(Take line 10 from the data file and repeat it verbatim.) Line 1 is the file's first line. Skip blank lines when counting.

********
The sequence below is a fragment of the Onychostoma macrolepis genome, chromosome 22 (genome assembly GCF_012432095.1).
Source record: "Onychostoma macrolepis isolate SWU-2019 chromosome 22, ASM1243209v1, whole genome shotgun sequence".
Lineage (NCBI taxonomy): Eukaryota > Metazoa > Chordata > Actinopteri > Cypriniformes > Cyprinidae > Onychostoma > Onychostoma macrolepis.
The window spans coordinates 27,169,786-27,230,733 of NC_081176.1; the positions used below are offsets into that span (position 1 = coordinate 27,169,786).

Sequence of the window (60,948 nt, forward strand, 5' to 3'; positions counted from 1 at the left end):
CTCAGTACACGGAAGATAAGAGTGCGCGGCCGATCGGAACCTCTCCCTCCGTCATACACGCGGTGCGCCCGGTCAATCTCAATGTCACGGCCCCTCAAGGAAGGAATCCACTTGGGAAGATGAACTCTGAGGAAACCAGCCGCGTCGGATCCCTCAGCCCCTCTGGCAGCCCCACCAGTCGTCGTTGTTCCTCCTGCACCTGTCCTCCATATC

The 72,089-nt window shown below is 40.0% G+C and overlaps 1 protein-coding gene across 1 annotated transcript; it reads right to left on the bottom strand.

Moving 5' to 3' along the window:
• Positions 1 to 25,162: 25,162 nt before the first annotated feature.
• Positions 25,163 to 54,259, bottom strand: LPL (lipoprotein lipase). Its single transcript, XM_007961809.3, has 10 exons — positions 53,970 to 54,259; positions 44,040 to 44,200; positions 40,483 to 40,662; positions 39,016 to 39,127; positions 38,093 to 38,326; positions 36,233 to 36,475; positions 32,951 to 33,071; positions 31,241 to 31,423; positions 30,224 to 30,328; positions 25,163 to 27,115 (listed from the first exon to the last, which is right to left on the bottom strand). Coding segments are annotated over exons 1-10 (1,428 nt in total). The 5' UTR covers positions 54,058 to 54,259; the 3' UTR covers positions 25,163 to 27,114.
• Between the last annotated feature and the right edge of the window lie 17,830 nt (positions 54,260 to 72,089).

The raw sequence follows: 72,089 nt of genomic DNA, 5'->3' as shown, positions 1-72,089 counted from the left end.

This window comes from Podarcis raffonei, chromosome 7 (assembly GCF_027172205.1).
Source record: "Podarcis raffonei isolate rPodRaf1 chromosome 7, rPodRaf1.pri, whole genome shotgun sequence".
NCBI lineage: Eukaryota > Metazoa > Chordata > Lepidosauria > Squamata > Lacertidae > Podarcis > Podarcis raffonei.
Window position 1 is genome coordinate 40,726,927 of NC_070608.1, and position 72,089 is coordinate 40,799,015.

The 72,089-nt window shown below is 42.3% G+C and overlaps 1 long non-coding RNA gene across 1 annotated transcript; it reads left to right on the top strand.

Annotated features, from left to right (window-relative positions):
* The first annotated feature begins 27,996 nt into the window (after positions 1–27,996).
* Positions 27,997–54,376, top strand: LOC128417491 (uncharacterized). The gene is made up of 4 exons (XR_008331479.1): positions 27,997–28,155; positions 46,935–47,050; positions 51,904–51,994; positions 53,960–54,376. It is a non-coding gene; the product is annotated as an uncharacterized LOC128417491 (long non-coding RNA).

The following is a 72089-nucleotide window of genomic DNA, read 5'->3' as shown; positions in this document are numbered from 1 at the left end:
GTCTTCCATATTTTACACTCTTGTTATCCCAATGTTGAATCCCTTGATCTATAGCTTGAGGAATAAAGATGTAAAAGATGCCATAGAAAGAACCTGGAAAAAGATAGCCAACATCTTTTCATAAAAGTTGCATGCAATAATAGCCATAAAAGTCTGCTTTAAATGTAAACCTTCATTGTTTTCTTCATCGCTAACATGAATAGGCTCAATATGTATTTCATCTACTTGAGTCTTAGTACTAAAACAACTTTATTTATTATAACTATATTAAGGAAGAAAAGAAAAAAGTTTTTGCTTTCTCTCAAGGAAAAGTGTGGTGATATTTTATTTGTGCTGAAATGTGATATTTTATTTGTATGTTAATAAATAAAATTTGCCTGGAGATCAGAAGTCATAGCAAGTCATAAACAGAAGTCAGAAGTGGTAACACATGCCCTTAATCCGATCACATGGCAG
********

• Positions 25,163 to 54,259, bottom strand: LPL (lipoprotein lipase). Its single transcript, XM_007961809.3, has 10 exons — positions 53,970 to 54,259; positions 44,040 to 44,200; positions 40,483 to 40,662; positions 39,016 to 39,127; positions 38,093 to 38,326; positions 36,233 to 36,475; positions 32,951 to 33,071; positions 31,241 to 31,423; positions 30,224 to 30,328; positions 25,163 to 27,115 (listed from the first exon to the last, which is right to left on the bottom strand). Coding segments are annotated over exons 1-10 (1,428 nt in total). The 5' UTR covers positions 54,058 to 54,259; the 3' UTR covers positions 25,163 to 27,114.